It seems that every time a certain billionaire launches a bunch of satellites in his quest to inflict the internet on every last corner of the Earth we get a whole bunch of "what are these objects moving in a straight line" questions.

Should we put a notice on the "ask question" page about checking whether said billionaire has recently been launching stuff before asking the umpteenth question on this subject, or something to this effect?

  • 2
    $\begingroup$ I added the feature request tag as well, because we don't have the capability to add a notice to the ask question page on our own, that would be something SE would have to add. $\endgroup$
    – called2voyage Mod
    Commented Nov 12, 2019 at 21:46
  • $\begingroup$ I've linked to your question here. $\endgroup$
    – uhoh
    Commented Jan 6, 2020 at 8:37

1 Answer 1



update: Additional problems:

  1. Premature, reflexive close-voting of Several stars in line because it has the words "stars" and "line". It hasn't been established for sure that they are moving and there are only three stars which could be orion's belt if static, or the A-train constellation if moving.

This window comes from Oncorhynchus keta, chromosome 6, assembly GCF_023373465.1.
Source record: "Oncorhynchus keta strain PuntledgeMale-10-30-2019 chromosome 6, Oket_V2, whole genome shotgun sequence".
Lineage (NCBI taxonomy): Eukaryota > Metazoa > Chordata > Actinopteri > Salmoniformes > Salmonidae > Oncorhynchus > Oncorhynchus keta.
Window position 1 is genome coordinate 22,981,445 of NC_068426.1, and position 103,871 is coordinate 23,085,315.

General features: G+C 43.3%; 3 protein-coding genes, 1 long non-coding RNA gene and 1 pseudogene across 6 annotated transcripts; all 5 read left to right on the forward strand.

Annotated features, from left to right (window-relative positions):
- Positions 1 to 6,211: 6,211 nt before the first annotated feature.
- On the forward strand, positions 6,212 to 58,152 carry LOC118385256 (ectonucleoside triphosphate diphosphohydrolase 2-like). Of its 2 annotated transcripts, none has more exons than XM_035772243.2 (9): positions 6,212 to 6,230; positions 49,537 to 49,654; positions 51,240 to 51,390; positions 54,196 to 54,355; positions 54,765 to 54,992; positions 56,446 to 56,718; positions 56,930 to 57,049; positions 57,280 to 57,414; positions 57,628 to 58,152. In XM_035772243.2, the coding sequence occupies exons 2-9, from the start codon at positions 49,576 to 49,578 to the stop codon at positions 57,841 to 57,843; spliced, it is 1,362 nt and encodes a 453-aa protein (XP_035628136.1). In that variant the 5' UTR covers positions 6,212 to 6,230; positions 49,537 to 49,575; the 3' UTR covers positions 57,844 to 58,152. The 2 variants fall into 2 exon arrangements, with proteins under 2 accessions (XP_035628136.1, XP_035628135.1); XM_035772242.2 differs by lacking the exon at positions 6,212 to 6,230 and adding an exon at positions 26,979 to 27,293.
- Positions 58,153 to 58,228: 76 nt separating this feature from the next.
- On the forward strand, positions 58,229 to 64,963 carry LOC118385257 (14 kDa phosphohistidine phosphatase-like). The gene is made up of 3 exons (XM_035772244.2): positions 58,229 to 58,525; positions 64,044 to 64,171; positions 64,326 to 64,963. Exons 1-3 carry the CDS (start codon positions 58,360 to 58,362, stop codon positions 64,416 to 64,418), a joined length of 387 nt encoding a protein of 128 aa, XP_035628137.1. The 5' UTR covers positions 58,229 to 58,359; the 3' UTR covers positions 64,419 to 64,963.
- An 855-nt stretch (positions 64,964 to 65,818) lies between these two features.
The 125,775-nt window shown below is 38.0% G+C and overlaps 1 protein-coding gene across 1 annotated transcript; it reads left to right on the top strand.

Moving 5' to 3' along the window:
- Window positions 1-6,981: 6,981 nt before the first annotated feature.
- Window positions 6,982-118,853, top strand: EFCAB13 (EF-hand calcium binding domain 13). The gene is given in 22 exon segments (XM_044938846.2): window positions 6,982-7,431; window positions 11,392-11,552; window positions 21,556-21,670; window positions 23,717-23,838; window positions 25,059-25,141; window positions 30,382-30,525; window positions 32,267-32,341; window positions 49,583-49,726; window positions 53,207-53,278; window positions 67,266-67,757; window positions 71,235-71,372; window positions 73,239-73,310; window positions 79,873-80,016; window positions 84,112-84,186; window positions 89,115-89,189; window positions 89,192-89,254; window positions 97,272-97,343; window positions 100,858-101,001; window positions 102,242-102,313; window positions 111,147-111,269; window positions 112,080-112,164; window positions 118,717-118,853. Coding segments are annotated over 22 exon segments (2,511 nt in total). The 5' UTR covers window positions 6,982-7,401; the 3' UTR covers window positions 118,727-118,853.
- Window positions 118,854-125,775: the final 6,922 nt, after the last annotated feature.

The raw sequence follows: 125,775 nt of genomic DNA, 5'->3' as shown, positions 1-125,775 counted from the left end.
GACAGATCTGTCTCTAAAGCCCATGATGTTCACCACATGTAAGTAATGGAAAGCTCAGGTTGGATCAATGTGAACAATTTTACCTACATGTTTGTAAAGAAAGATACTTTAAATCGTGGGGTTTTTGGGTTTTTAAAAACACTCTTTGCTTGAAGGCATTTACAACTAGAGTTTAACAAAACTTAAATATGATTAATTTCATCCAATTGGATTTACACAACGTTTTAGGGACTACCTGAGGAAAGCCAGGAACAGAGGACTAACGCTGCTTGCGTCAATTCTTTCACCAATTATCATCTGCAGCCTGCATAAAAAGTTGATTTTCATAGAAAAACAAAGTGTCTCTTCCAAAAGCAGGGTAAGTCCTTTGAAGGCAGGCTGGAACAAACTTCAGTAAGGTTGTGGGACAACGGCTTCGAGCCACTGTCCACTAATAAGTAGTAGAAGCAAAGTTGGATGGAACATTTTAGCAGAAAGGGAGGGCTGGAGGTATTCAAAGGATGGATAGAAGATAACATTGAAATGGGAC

2. Overzealous down voting of Stars are moving in row What could it be? attempts to penalize one new user for other new user's equally valid questions. SE never requires people to search the site before asking their first question. We should do that in helpful comments, not silent, anonymous down votes.

I think it's a great idea if such a thing can be done. If we had AI it could sense "line of stars or objects" somehow and pop a message up asking "do you think it could be some billionaire space venture" or a more appropriate message.

I don't think that the rate of these question has reached anything like an annoyance or pain threshold yet, so at least currently these can be addressed by closing as duplicate with the "does this answer your question" auto-generated.

In the mean time, it is important to remember that each time a new user comes here to ask about this phenomenon (or anything else) it is a new and different individual coming to Stack Exchange to learn a little bit about Astronomy, and we need to treat them the same way as any other person asking their first SE question.


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